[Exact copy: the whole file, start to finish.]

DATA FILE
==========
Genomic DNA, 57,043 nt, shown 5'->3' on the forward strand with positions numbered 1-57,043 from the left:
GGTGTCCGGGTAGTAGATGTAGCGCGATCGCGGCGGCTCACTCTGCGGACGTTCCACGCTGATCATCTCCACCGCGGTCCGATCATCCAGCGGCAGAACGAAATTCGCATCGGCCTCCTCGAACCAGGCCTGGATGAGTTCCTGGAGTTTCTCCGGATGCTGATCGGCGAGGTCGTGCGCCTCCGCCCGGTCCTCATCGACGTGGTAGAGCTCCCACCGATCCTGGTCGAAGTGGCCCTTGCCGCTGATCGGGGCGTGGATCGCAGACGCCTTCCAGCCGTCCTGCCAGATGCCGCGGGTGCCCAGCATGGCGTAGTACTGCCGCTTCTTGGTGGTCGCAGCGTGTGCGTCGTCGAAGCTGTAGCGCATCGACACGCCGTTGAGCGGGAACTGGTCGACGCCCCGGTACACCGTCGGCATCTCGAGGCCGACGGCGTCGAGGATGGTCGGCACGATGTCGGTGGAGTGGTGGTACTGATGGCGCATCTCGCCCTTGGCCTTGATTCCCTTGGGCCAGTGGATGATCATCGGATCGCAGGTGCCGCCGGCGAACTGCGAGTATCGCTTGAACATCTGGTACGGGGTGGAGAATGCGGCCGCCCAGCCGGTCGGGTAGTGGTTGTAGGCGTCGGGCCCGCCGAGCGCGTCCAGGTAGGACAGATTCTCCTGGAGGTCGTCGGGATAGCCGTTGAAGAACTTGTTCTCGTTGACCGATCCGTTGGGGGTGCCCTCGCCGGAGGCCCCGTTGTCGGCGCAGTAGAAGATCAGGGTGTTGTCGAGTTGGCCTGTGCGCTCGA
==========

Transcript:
Genomic DNA, 57,043 nt, shown 5'->3' on the forward strand with positions numbered 1-57,043 from the left:
GGTGTCCGGGTAGTAGATGTAGCGCGATCGCGGCGGCTCACTCTGCGGACGTTCCACGCTGATCATCTCCACCGCGGTCCGATCATCCAGCGGCAGAACGAAATTCGCATCGGCCTCCTCGAACCAGGCCTGGATGAGTTCCTGGAGTTTCTCCGGATGCTGATCGGCGAGGTCGTGCGCCTCCGCCCGGTCCTCATCGACGTGGTAGAGCTCCCACCGATCCTGGTCGAAGTGGCCCTTGCCGCTGATCGGGGCGTGGATCGCAGACGCCTTCCAGCCGTCCTGCCAGATGCCGCGGGTGCCCAGCATGGCGTAGTACTGCCGCTTCTTGGTGGTCGCAGCGTGTGCGTCGTCGAAGCTGTAGCGCATCGACACGCCGTTGAGCGGGAACTGGTCGACGCCCCGGTACACCGTCGGCATCTCGAGGCCGACGGCGTCGAGGATGGTCGGCACGATGTCGGTGGAGTGGTGGTACTGATGGCGCATCTCGCCCTTGGCCTTGATTCCCTTGGGCCAGTGGATGATCATCGGATCGCAGGTGCCGCCGGCGAACTGCGAGTATCGCTTGAACATCTGGTACGGGGTGGAGAATGCGGCCGCCCAGCCGGTCGGGTAGTGGTTGTAGGCGTCGGGCCCGCCGAGCGCGTCCAGGTAGGACAGATTCTCCTGGAGGTCGTCGGGATAGCCGTTGAAGAACTTGTTCTCGTTGACCGATCCGTTGGGGGTGCCCTCGCCGGAGGCCCCGTTGTCGGCGCAGTAGAAGATCAGGGTGTTGTCGAGTTGGCCTGTGCGCTCGA